There is nothing worse than the thought of losing your home to foreclosure. Not only does this put you out of your home, but it will also impact your finances for many years to come.
There are times when your bank has the right to foreclose on your home, such as if you’ve missed payments in the past and ignored notices.
Conversely, there are times when banks wrongly foreclose on a home, thus costing the homeowner both time and money.
Here are the steps to take if your lender wrongly forecloses on you:
- Document every last detail: This is the best thing you can do, as you always have this information to fall back on should something go wrong. For example, keep track of all the payments you’ve made and any conversations you’ve had with the lender.
- Contact the lender: Whether you consider a foreclosure notice legitimate or not, it’s critical to contact your lender immediately to discuss your situation and possible remedies. For example, one phone call may be all it takes to clear the air and better understand what you can do to get back on the same page.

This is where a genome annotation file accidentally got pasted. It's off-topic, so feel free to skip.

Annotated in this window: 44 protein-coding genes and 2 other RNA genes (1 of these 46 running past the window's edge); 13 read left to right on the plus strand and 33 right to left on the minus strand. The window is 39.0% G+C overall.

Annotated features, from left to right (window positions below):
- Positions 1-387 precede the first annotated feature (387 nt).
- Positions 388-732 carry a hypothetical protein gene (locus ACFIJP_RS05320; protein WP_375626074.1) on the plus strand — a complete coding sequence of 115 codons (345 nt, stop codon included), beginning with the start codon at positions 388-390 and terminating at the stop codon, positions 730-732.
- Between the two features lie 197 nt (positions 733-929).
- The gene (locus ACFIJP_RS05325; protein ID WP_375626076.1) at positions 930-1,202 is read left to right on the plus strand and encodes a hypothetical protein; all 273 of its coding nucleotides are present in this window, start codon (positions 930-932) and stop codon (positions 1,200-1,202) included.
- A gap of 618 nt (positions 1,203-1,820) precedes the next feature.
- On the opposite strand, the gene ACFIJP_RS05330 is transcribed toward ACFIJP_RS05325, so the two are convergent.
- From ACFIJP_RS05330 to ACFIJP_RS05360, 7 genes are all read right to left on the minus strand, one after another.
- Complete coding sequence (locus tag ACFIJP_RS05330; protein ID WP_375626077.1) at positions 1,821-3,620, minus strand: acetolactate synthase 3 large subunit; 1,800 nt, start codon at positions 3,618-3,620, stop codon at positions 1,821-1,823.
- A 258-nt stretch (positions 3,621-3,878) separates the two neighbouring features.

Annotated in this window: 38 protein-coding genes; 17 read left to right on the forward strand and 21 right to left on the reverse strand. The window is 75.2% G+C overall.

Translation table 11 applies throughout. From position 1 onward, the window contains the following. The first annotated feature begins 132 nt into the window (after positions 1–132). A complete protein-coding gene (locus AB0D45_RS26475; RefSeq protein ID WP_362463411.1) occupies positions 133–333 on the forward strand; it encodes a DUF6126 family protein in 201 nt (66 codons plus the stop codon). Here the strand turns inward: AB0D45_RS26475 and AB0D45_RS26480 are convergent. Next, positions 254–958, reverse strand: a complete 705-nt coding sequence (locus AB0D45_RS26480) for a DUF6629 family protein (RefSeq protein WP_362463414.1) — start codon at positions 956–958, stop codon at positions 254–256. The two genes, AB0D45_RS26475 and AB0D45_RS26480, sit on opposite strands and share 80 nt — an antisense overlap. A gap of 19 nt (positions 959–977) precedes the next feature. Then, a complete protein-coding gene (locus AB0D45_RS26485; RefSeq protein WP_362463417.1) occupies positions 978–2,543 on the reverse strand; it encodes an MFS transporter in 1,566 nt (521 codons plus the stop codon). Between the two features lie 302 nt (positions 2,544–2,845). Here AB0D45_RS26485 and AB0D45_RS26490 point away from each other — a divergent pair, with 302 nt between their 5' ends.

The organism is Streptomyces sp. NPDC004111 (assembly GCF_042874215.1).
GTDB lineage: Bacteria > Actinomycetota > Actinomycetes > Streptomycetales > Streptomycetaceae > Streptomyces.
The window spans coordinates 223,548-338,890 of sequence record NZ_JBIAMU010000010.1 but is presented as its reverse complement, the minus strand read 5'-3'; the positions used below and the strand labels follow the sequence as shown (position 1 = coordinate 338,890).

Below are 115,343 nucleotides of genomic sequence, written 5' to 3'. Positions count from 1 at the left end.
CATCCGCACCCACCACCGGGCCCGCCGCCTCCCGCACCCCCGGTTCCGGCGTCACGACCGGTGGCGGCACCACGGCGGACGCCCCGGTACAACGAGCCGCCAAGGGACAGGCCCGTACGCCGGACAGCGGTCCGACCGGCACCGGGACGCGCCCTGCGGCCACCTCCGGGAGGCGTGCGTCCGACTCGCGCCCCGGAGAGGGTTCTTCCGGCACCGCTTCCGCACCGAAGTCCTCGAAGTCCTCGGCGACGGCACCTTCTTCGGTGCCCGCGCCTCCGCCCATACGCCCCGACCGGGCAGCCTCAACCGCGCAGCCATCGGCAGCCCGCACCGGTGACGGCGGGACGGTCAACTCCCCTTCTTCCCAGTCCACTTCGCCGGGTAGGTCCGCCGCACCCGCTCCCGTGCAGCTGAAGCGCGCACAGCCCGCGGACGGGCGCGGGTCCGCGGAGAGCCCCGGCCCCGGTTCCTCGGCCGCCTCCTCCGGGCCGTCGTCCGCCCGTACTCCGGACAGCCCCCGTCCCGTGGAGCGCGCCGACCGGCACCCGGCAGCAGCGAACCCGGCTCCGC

- Understand your legal rights: Don’t assume that your lender is right. Also, don’t assume that you have to take a backseat to your lender, as they push you around. You have legal rights, and it’s critical to protect them throughout the process. For instance, understand how the foreclosure process works, including the timeline.
Along with all of the above, it’s a good idea to consult with a lawyer. You don’t have to do this right away, as you may be able to solve the issue on your own, but don’t hesitate to get help when required. Neglecting to do so could complicate your situation, while also giving your lender the belief they can push you around.
Unfortunately, lenders are not always willing to fix a mistake and admit they’re wrong. This can work against you, with the potential for repossession very real.
Rather than risk losing your home, do whatever it takes to protect your legal rights in Minnesota.
Read our blog and visit our website for more information on protecting yourself against wrongful repossession.